This was originally published on the website of the Historical Novel Society and can be found here.
Maggie Hope returns in this fourth installment of MacNeal’s WWII-era mystery series. Code-breaking, lock-picking super-sleuth Maggie is now in Scotland as a trainer for her former espionage school, where she can recover from the physical and emotional scars of a recent undercover mission to Berlin. With a menacing “black dog” at her heels and a Nazi bullet still lodged in her stomach, Maggie is trying to put the past behind her when dancers for the Vic-Wells Ballet are poisoned, propelling her back into the action. Meanwhile, Japan prepares to attack Maggie’s native country at Pearl Harbor, and Maggie’s estranged mother, Clara Hess, is now held in the Tower, her execution date set.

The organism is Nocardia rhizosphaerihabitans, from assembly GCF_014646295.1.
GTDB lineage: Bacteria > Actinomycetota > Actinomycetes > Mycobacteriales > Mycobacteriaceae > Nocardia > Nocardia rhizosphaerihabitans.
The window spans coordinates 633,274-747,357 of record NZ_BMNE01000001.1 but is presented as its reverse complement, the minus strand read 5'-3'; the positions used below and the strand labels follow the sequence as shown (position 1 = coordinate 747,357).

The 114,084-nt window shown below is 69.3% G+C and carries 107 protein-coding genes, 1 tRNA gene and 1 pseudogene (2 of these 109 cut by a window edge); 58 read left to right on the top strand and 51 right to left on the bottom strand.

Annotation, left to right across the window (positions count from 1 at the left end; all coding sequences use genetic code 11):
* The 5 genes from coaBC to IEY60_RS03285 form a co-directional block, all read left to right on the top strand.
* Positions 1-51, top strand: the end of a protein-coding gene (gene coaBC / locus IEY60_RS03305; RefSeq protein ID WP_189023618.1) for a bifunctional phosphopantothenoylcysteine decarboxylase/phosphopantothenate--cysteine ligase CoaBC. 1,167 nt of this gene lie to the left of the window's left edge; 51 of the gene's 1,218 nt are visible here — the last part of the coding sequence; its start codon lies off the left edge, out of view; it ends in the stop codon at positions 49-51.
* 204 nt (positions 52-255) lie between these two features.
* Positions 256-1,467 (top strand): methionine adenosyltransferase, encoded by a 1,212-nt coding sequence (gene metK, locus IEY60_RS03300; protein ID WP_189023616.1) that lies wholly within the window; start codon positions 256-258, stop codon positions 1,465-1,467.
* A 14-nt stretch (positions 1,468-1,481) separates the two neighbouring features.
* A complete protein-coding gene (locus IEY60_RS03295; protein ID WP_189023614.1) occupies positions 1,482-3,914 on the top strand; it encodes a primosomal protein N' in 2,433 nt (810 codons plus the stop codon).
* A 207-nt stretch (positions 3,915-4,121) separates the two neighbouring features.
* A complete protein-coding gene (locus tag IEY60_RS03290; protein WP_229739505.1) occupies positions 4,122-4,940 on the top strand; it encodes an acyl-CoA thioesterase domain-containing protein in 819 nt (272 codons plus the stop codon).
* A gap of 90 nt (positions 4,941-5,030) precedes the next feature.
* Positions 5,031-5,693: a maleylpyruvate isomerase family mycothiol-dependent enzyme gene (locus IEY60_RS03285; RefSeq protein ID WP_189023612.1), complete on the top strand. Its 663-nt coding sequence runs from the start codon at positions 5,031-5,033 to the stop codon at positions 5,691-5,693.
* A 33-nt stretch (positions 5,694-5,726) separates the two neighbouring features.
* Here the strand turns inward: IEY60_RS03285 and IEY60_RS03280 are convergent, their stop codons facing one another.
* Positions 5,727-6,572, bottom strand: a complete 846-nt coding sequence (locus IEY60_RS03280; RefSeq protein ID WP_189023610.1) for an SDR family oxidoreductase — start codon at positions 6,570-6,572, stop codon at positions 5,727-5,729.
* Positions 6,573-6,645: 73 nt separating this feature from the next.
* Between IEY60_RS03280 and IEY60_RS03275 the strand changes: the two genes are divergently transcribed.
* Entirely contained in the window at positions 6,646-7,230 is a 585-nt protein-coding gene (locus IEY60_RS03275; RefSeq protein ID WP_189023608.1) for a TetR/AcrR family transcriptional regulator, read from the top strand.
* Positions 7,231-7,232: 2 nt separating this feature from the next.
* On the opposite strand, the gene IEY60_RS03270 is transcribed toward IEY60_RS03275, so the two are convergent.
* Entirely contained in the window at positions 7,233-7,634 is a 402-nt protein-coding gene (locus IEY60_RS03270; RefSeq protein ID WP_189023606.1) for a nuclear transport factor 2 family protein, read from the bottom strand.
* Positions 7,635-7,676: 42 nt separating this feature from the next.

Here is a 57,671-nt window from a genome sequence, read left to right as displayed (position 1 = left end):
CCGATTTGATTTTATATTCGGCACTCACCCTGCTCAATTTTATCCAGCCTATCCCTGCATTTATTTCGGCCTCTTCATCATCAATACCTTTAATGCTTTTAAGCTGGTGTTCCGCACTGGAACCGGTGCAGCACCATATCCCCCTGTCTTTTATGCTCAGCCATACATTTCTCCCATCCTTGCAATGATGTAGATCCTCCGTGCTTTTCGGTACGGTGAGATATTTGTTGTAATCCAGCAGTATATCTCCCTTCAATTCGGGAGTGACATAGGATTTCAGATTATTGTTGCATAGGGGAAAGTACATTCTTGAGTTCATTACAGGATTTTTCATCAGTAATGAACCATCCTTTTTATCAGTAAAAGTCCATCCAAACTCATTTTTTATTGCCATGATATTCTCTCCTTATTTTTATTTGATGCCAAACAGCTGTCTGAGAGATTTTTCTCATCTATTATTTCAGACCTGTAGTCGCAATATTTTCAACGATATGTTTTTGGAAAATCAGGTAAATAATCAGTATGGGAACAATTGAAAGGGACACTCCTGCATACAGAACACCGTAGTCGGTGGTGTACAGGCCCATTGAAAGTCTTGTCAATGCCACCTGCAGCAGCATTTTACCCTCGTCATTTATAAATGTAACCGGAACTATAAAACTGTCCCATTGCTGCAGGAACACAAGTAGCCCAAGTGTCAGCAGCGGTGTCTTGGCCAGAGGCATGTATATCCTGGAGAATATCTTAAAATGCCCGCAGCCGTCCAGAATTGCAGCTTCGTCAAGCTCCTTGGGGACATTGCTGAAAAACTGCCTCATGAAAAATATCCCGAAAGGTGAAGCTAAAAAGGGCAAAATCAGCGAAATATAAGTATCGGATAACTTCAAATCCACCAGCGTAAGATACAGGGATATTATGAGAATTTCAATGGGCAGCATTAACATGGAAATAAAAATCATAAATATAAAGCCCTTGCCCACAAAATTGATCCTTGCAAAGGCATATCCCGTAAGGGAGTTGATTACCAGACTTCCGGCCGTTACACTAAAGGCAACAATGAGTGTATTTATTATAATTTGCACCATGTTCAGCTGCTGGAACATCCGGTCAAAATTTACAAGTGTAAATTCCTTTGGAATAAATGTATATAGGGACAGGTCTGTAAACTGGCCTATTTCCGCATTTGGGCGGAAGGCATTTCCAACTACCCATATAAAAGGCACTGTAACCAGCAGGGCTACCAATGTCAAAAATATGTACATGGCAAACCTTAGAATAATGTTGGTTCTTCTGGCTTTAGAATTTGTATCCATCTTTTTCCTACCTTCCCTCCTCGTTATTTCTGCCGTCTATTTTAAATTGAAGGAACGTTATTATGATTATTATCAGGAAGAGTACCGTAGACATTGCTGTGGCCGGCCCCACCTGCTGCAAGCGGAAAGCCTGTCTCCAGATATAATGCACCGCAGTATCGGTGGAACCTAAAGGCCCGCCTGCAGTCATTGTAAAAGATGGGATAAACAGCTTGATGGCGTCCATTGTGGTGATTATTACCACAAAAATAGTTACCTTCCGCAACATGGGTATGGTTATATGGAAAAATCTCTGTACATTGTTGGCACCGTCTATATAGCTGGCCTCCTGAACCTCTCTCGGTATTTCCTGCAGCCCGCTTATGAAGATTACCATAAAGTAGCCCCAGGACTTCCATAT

Immensely entertaining, if a bit overdone in parts, MacNeal’s tale allows readers to relive this harrowing period of time through many perspectives. Sit in on meetings with Churchill, observe the events leading up to Pearl Harbor, and accompany Maggie on an undercover mission. MacNeal’s details are so complete that some of her characters represent versions of real-life individuals (e.g. Clara Hess closely mirrors the real-life story of Rudolph Hess). This is a worthy series with an engaging heroine, and you will certainly enjoy your time with Maggie.